The proposed fare structure and a concise statement of the non-technical differences between the existing Reduced Fare Bus Pass Program and the proposed Program are available for public inspection at 705 Elmwood Avenue, Providence, RI, or by email at mditoro@ripta.com, or by phone at (401) 784-9500 ex. 171.

In development of the proposed Reduced Fare Bus Pass Program, consideration was given to (1) alternative approaches; (2) overlap or duplication with other statutory and regulatory provisions; and (3) significant economic impact on small business. No alternative approach, duplication, or overlap was identified based upon available information.

All interested parties are invited to submit written or oral comments concerning the proposed fare structure or the proposed Reduced Fare Bus Pass Program by December 1, 2015. Comments may be sent to RIPTA, Office of the CEO, 705 Elmwood Avenue, Providence, RI, 02907. Comments may also be sent by email to marketing@ripta.com or made by phone to (401) 784-9500 ex. 101.

The public hearings will address changes to the Reduced Fare Bus Pass Program, the discontinuation and replacement of RIPTIKs and 15 Ride Passes, introduction of new products and the following proposed fare increases:

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Local News & Notes

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Proposed South Street Landing parking garage. Rendering by Spagnolo Gisness & Associates, Inc.

I’ve been quite busy offline the last few weeks. Here’s a selection of local stories I’ve been trying to catch myself up on:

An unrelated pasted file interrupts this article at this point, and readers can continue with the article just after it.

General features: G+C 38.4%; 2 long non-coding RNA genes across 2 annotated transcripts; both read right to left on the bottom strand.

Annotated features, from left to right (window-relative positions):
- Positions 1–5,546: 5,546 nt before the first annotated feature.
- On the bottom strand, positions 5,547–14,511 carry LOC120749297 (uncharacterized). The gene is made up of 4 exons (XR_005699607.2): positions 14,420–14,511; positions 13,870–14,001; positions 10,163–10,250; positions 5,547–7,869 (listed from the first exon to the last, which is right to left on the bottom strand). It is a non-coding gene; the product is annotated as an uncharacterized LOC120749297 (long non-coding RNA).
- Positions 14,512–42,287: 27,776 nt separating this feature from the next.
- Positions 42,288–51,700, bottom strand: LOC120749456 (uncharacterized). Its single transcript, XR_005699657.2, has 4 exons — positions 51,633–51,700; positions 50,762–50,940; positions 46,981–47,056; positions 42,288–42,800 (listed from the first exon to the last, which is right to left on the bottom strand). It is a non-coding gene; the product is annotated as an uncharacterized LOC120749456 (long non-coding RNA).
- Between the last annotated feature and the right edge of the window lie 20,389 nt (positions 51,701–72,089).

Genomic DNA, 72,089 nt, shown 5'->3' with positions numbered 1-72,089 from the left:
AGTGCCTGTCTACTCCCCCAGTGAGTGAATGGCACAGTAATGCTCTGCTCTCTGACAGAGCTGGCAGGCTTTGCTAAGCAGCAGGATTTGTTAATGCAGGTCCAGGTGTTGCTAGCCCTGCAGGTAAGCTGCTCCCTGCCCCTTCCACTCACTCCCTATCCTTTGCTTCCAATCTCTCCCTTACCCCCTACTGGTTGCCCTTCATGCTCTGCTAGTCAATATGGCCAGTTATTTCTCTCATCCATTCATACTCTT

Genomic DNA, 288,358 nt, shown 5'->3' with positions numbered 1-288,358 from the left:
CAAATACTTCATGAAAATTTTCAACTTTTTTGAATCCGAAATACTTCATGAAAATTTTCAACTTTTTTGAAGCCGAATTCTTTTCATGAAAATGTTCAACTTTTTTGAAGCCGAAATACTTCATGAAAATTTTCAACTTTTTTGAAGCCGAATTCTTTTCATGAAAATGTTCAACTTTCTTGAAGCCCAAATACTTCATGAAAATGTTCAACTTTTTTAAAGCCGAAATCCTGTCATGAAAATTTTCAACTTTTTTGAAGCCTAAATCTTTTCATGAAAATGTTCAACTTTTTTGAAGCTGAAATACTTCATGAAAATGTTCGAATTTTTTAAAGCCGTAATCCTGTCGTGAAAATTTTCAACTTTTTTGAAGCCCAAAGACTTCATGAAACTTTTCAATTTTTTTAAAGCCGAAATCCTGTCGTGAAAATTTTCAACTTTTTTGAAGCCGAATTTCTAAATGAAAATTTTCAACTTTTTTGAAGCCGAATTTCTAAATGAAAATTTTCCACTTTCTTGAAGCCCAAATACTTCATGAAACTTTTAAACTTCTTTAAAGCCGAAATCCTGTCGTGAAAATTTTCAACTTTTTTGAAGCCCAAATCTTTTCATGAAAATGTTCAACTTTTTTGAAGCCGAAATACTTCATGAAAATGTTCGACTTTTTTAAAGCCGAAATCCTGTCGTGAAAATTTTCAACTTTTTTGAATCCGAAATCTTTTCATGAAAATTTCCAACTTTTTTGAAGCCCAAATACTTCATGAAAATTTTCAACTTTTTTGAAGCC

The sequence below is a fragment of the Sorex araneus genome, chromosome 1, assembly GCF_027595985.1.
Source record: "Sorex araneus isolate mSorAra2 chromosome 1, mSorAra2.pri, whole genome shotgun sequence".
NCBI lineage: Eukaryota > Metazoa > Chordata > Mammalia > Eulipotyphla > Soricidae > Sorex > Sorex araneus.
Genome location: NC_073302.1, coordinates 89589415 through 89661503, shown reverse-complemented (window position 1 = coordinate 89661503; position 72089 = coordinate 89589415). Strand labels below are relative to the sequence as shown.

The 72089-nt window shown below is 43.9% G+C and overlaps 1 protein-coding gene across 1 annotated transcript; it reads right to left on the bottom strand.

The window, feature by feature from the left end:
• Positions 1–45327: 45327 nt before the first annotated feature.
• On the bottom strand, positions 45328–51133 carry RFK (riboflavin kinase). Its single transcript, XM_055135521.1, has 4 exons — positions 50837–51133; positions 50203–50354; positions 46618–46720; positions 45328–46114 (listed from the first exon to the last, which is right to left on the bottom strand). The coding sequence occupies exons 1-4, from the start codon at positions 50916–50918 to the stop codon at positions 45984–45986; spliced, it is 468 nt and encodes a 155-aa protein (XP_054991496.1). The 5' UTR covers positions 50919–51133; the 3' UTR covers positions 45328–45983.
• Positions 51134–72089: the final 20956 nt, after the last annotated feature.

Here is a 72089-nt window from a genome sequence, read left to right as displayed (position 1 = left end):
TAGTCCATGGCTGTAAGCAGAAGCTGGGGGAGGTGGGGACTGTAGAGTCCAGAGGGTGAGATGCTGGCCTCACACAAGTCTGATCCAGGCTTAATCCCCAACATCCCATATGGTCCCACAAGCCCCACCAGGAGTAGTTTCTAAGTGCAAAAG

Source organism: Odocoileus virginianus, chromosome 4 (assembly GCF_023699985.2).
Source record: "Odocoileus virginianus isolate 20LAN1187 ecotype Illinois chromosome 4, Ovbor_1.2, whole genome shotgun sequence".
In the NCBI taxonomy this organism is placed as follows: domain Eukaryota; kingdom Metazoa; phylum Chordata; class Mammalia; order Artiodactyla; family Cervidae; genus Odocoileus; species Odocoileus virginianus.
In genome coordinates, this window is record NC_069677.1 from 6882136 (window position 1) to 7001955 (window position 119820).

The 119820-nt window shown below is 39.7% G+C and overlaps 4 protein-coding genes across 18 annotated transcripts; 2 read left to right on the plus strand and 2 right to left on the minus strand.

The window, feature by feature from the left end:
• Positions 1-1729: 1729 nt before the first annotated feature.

masslive.com New MBTA ‘bullet trains’ will get riders from Worcester to Boston in less than an hour

Riding the rails from Worcester to Boston should take less time come May. Lt. Gov. Karyn Polito on Wednesday announced the addition of a non-stop bullet train and two additional express trains on the Worcester/Framingham line.

“This is a game changer,” Polito said, referring to it as a quality of life issue. “For the first time ever, a non-stop train leaves Worcester and arrives in Boston in less than an hour.

Can the Providence line haz ‘bullet trains’ too pleaz?


The Providence Journal Fed-ordered drainage work will cost RIDOT $112 million

Faced with a consent decree requiring it to comply with federal clean water rules, the Rhode Island Department of Transportation has budgeted $112 million over the next decade to clean and repair its ailing network of drainage systems around the state.

DOT director Peter Alviti said the state agency plans to annually spend between $6.6 million and $16.8 million on drainage improvements as part of its 10-year strategic plan in a bid to correct years of inaction and reduce the amount of polluted stormwater that flows into Narragansett Bay and other local water bodies from state roads.

Look back to 2013 when Save The Bay highlighted the issue that surface run-off, not sewer overflow was what was most contributing to beach closures that year. RIDOT didn’t even know where it’s run-off was coming from, while we, the Narragansett Bay Commission rate-payers, are paying crazy sewer bills for a giant pipe to hold our poo.


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ProJo: Raimondo pushes out managers, dismisses employees at ‘dysfunctional’ DOT

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Image from RIDOT

Having diagnosed Rhode Island’s transportation bureaucracy as “dysfunctional,” Governor Raimondo Wednesday outlined the steps she’s taking to fix it — with or without revenue from proposed truck tolls.

In an overhaul of the Rhode Island Department of Transportation that started earlier this year, Raimondo said she has pushed out several managers, adopted private-sector planning processes and begun hiring workers to reduce the agency’s reliance on outside contractors.

RIDOT has also either dismissed or accepted the resignation of “four or five” unidentified employees for “dishonesty,” including false record keeping and not being where they said they were, according to Director Peter Alviti.


I don’t have anything nice to say about RIDOT so I won’t say anything at all.

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RIPTA Fare Restructuring Proposals

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News from PBN and EcoRI about RIPTA’s proposed fare changes:

Providence Business News: RIPTA eyes expanded service, but who will pay?